Extended Security Updates for Windows Server
Extended support for Windows Server 2008 and Windows Server 2008 R2 ended on January 14, 2020, and extended support for Windows Server 2012 and Windows Server 2012 R2 will be ending on October 10, 2023. There are two modernization paths available: on-premises upgrade, or migration by rehosting in Azure. If you rehost in Azure, you can migrate your existing Server images free of charge.
After you understand these options, see how to use Windows Server Extended Security Updates.
If you need to keep your servers on-premises, and you are running Windows Server 2008 or Windows Server 2008 R2, you will need to upgrade to Windows Server 2012/2012 R2 before you can upgrade to Windows Server 2016. There is no direct upgrade path from Windows Server 2008 R2 to Windows Server 2016 or later. Instead, upgrade first to Windows Server 2012 R2, and then upgrade to Windows Server 2016. As you upgrade, you still have the option to migrate to Azure by rehosting. See supported upgrade paths for Windows Server, for more information about your on-premises upgrade options.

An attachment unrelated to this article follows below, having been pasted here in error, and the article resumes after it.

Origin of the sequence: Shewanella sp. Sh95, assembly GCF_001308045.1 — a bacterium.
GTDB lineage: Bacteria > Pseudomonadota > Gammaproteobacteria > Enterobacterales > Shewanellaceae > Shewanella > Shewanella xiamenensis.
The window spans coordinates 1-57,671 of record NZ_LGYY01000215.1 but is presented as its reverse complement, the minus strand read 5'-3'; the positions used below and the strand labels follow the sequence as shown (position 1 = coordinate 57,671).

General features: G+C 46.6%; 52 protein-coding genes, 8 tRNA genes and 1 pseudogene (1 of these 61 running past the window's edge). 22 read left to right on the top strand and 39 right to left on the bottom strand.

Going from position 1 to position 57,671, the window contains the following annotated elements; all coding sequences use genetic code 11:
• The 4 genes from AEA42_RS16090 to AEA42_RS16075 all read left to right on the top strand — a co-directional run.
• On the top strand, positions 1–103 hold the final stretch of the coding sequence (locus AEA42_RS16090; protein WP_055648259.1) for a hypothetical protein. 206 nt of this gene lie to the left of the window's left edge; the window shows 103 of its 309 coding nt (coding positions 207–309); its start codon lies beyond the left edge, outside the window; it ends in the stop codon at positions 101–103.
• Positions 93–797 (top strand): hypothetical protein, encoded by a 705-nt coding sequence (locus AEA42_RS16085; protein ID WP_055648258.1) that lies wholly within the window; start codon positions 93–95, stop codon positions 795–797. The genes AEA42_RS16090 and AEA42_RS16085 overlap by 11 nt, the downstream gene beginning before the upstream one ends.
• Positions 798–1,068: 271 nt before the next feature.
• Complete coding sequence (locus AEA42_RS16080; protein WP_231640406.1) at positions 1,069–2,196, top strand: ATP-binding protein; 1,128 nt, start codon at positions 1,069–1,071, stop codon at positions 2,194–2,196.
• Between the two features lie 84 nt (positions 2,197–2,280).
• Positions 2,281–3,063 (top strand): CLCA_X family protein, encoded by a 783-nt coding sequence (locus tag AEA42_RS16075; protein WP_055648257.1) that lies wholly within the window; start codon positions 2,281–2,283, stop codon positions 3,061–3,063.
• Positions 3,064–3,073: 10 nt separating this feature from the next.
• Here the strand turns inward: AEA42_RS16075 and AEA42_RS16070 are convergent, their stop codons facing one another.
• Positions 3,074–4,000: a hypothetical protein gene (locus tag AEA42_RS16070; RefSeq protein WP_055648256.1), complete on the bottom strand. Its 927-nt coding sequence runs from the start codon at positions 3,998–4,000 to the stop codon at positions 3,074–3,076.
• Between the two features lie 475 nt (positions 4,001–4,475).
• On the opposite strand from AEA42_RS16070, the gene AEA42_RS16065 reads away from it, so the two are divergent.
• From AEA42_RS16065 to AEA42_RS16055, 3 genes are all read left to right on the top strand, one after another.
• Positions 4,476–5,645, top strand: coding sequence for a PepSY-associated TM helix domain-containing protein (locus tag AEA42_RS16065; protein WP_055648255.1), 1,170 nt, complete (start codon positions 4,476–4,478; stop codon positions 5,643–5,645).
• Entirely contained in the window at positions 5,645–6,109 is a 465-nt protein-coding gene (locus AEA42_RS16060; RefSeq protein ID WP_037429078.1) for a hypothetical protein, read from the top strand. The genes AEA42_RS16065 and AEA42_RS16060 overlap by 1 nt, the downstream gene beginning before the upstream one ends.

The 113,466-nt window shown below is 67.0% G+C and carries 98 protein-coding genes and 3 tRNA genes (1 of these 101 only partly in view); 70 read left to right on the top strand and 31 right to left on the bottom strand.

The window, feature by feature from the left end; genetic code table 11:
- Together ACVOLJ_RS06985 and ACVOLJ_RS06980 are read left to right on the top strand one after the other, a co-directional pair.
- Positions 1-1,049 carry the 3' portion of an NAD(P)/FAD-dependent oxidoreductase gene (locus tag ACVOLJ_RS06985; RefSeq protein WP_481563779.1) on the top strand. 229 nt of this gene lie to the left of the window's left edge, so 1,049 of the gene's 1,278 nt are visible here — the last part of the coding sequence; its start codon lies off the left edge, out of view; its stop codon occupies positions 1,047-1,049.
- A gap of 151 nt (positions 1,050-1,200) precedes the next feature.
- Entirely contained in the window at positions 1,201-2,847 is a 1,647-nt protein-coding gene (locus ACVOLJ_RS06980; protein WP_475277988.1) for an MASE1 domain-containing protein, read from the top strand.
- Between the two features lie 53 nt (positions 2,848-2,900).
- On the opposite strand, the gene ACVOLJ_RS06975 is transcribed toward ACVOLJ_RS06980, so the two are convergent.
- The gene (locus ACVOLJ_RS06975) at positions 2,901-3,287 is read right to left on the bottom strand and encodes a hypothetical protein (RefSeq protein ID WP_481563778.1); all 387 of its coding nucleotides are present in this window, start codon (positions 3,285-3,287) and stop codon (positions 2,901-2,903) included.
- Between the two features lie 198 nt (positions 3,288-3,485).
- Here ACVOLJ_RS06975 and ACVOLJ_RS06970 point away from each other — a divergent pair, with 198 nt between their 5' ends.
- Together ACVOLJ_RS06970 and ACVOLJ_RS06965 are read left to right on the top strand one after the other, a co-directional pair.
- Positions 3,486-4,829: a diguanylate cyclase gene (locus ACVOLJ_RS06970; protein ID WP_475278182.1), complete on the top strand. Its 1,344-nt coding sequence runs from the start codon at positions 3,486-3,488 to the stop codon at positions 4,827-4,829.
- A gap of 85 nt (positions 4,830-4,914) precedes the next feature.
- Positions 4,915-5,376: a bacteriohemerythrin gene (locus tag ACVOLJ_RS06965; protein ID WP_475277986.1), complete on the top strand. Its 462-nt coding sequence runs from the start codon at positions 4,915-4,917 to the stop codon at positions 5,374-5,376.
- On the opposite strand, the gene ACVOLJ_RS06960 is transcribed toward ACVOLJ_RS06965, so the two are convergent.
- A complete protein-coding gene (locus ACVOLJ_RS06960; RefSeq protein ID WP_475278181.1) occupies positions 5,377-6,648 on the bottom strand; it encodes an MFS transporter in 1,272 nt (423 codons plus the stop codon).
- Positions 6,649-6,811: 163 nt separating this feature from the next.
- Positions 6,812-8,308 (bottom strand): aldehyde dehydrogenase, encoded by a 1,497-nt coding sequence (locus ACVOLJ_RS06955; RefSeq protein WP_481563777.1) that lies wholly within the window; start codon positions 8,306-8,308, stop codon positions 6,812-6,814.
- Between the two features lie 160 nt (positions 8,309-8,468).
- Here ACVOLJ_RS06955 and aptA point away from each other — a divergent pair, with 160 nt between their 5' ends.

Migrate to Azure
You can migrate your on-premises Windows Server 2008, Windows Server 2008 R2, Windows Server 2012, and Windows Server 2012 R2 servers to Azure, where you can continue to run them on virtual machines. In Azure you'll stay compliant, become more secure, and add cloud innovation to your work. The benefits of migrating to Azure include:
- Security updates in Azure.
- Get three more years of Windows Server critical and important security updates, included at no additional charge.
- No-charge upgrades in Azure.
- Adopt more cloud services as you are ready.
- By migrating SQL Server to Azure Managed Instances or VMs, you get three more years of Windows Server critical security updates, included at no additional charge.
- Benefit from Azure Hybrid Benefit, which means you can leverage existing SQL Server and Windows Server licenses for cloud savings unique to Azure.
To get started migrating, learn how to upload a generalized VHD and use it to create new VMs in Azure, or use Shared Image Galleries in Azure.
To help you understand how to analyze existing IT resources, assess what you have, and identify the benefits of moving specific services and applications to the cloud or keeping workloads on-premises and upgrading to the latest version of Windows Server, see Migration Guide for Windows Server.